This past July, the Heritage Auction House listed a lot consisting of several items of historic interest. Among a saucer once owned by Martha Washington, a lock of Abraham Lincoln’s hair, and a handwritten manuscript from a portion of Mozart’s Marriage of Figaro opera was a 9-inch telescope that might best be described as rustic. Assembled of a variety of bolted-together mechanical parts that would otherwise not be associated with each other except perhaps in a scrap pile, this Frankenstein of telescopes nevertheless drew the attention of Lowell Observatory. So much so that the philanthropy department aggressively collected pledges from donors around the world, and Lowell ultimately put in the winning bid.
Why would such a pedestrian item be associated with such treasures, and why did Lowell’s philanthropy department enter the world of auctions to obtain it? Well, the telescope dates to 1927-’28 and was built by Clyde Tombaugh, who soon would be hired by Lowell Observatory and discover Pluto. Ok, the connection to Tombaugh is significant, but he built several telescopes in his lifetime, including one mounted on the base of a push mower and nicknamed the “grazer gazer.” Why did this one draw such attention?
One reason is because it exquisitely captures the passion and creativity of Tombaugh. Working on his family’s Kansas farm, he did not have extra funds to buy such non-essential items as telescopes. But he was so enthusiastic about exploring the night sky that he did not let a lack of funding get in his way. Instead of money, he used good old-fashioned ingenuity to get what he wanted. He gathered several old farm machinery parts lying around the farm and created his own device. Piecing together such items as a grain auger, cream separator base, fly wheel, and the axle from an early-model Buick automobile, he built a 9-inch telescope that looked unlike any other in the world.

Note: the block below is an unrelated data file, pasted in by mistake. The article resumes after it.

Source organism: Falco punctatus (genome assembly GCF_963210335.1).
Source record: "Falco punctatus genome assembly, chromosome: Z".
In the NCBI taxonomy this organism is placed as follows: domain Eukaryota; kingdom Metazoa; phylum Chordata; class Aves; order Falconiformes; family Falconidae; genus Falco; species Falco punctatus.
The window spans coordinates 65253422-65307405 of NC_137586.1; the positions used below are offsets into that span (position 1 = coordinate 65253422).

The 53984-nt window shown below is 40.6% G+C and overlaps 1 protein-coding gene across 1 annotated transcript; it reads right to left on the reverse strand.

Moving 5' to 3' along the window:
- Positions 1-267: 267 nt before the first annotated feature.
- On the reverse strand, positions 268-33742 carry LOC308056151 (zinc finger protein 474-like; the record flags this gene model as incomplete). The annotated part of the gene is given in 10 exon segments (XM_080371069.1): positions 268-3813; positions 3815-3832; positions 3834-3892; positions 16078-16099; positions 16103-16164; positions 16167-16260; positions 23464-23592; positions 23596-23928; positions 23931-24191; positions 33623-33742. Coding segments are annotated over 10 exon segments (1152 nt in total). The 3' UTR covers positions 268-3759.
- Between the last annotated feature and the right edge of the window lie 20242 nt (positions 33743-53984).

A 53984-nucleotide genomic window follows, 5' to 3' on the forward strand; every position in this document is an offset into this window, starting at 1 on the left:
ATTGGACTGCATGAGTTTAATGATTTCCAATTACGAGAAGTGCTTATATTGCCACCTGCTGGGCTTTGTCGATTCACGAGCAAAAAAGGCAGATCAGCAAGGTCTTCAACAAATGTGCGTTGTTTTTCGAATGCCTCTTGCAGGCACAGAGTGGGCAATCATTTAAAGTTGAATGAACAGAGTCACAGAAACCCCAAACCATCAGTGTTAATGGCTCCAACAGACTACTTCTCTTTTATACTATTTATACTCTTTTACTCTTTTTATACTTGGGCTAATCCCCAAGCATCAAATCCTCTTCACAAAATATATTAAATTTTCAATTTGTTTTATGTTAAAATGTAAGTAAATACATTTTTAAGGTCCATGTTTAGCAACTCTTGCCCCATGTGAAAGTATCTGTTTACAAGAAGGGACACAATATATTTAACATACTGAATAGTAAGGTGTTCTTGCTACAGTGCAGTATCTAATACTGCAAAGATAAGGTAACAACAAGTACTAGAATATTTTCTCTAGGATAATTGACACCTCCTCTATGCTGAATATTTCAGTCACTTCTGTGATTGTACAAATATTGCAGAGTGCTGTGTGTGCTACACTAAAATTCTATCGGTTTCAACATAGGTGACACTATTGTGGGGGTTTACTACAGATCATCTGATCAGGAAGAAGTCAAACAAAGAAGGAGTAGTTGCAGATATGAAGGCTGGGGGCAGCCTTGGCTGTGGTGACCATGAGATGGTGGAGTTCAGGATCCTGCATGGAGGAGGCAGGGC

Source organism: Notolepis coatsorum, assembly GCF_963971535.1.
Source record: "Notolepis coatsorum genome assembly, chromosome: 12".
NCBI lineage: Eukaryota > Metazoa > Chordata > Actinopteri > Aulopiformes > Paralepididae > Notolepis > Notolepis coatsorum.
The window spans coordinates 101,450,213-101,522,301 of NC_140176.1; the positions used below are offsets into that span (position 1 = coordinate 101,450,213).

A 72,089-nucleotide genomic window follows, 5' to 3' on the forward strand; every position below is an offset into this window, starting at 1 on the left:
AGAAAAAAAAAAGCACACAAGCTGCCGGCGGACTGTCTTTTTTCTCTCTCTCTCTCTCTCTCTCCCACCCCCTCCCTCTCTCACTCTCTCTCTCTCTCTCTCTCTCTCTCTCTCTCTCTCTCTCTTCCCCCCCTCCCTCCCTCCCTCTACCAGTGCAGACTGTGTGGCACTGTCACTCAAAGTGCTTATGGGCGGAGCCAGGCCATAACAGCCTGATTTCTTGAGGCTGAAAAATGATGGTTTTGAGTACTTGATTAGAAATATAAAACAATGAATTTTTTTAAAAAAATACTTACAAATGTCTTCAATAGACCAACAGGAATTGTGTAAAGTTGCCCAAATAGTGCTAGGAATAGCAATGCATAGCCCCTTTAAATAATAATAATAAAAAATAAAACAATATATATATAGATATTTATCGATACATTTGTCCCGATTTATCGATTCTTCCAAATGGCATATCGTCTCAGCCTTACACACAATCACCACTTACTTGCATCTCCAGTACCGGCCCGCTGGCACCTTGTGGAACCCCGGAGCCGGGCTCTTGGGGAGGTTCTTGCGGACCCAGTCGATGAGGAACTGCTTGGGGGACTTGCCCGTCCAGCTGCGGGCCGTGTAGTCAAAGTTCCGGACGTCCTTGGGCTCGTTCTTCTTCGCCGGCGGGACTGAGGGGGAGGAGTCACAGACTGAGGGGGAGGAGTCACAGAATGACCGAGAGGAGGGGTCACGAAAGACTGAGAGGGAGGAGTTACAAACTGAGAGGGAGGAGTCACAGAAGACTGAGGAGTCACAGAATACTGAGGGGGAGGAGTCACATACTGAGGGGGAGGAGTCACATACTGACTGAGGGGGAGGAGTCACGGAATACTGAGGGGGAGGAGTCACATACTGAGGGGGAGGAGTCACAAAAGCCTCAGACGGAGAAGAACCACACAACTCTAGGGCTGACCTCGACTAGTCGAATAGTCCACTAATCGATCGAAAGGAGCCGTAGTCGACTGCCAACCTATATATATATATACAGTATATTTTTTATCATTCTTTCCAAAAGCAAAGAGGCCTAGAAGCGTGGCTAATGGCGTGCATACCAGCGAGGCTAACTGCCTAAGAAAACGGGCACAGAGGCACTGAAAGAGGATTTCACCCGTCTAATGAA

Of course, Tombaugh was not as much interested in how the telescope looked as how it looks. Was it of good optical quality, allowing him to explore the heavens in detail? It turns out it was, and he soon made detailed drawings of planets and other features of the night sky. He became so proficient that he decided to send his handiwork to professional astronomers to see how his work rated. Being familiar with the planetary studies of Lowell Observatory (one of his heroes growing up, in fact, was observatory founder Percival Lowell), he sent drawings of Jupiter and Mars to the Flagstaff-based research center. In a splendid example of perfect timing, observatory Director Vesto Slipher was just then looking for someone to help with the reenergized search for Percival Lowell’s predicted ninth planet. Slipher liked Tombaugh’s drawings and hired the 23-year-old farmer; within a year he discovered Pluto.
The 9-inch telescope was thus a vital step along Tombaugh’s pathway to the discovery of Pluto. While the 13-inch Lawrence Lowell (Pluto Discovery) Telescope is the tool that Tombaugh used to make the discovery, the 9-inch helped pave his way to getting hired at Lowell in the first place. And while the 13-inch captures the spirit of the discovery itself, the 9-inch captures the spirit of the man who made the discovery. And that’s why Heritage Auction House grouped the telescope with other items of intrinsic historic interest, and why Lowell’s philanthropy department, particularly Sherry Shaffer with help from Rachel Edelstein, fervently collected pledges so the telescope could find its rightful home at Lowell Observatory.
*Lowell Observatory will put the 9-inch telescope on permanent display in 2023. Staff will also occasionally capture the spirit of Clyde Tombaugh and set up the telescope for viewing. To prepare the 9-inch for its new life, the observatory has hired a former telescope designer/engineer—none other than Ralph Nye, whose last major work at Lowell before retiring involved refurbishing the Pluto Discovery Telescope.